Wednesday, 9 May 2012

attachment... not just putting files on emails (pt. 1)

This week is attachment week at the AEP. I have been researching attachment for the past few months and I'm glad because the AEP didn't have time to get into everything that might have been covered.
What is attachment you ask? Well according to Psychology Today attachment is this important:
"The emotional bond that typically forms between infant and caregiver, usually a parent, not only stimulates brain growth but affects personality development and lifelong ability to form stable relationships"
Usually when a baby cries, a caregiver meets the baby's need and the baby attaches to the caregiver. This is the natural attachment cycle. The problem is that many children in the foster care system have either never been able to attach to a trusting caregiver or have attached to many different caregivers who have come in and out of the child's life. No attachment or disrupted attachments can have huge negative effects on a developing brain. When a child does not have any secure attachments and has trouble making them it is often diagnosed as Attachment Disorder or Reactive Attachment Disorder.

What are the potential causes of Attachment disorder?

Separation from the primary caregiver
Changes in the primary caregiver
Frequent moves and/or placements
Traumatic experiences
Maternal depression 
Maternal addiction - drugs or alcohol
Undiagnosed, painful illness such as colic, ear infections, etc.
Lack of attunement between mother and child

What does Attachment Disorder look like? 

•Intense control battles, very bossy and argumentative; defiance and anger
•Resists affection on parental terms
•Lack of eye contact, especially with parents or will look into your eyes when lying
•Manipulative - superficially charming and engaging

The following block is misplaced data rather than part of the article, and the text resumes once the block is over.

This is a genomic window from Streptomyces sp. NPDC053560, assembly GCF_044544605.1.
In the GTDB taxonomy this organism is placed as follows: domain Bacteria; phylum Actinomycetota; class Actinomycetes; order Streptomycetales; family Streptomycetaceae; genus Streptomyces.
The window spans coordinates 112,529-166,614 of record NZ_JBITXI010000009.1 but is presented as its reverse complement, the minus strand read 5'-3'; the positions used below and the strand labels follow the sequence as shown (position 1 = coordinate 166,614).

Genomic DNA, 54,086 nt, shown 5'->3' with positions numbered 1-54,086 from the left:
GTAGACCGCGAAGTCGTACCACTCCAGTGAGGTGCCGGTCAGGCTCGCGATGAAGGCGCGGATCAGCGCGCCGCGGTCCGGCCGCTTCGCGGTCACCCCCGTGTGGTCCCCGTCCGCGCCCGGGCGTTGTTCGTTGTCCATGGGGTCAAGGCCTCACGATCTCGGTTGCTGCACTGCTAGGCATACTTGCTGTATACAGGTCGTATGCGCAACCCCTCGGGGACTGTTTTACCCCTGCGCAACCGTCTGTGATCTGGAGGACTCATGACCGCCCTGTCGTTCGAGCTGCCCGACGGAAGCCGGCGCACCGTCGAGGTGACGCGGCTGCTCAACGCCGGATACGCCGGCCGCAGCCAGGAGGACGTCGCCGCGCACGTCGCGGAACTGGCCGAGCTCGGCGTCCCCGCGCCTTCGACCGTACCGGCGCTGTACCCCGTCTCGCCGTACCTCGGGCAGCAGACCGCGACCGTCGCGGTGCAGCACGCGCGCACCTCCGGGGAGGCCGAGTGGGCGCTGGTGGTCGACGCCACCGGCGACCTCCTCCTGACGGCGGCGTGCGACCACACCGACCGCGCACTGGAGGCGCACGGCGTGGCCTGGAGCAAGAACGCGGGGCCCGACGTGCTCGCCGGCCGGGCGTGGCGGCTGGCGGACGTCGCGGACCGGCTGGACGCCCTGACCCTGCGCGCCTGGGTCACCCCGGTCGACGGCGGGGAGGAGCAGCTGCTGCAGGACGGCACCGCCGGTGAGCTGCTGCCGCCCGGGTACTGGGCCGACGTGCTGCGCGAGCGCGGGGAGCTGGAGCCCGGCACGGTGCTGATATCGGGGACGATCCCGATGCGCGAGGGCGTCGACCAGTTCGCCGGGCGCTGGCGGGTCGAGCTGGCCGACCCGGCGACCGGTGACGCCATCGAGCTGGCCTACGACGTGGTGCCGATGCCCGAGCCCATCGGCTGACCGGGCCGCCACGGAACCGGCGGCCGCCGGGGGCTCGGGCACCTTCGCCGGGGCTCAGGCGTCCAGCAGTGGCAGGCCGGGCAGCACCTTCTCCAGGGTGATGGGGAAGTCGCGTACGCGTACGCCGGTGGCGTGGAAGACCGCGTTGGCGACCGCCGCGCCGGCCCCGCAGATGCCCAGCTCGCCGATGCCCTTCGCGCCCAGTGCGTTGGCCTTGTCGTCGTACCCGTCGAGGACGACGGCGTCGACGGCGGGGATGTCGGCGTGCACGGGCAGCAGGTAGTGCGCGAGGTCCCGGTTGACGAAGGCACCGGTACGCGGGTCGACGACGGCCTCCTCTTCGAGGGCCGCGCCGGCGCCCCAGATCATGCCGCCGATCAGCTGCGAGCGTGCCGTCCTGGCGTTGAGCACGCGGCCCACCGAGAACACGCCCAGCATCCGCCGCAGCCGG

•Indiscriminately affectionate with strangers
•Lack of conscience - shows no remorse
•Destructive to property, self and/or others
•Lack of impulse control
•Learning lags/delays
•Speech and language problems
•Incessant chatter and/or questions
•Inappropriately demanding and/or clingy
•Food issues - hordes, gorges, refuses to eat, eats strange things,  hides food
•Very concerned about tiny hurts but brushes off big hurts

Some of these might sound like normal child behaviours but a child who is unattached doesn't know to go to their parents for help. They don't know how to feel safe and might always be waiting for something bad to happen. They don't understand that you are their "forever family" and might try "mommy shopping" (hugging and cuddling strangers, knowing they have to be charming in order to be protected).  In public, an unattached child might seem cute and affectionate but inside (and at home) they are fighting against attaching to anyone in order to avoid future hurt.

So there you have it. Some tough stuff to mull over. It's not all bad news though. With a lot of patience and very purposeful parenting, many children are able to form very secure attachments to their adoptive parents. More on that next time.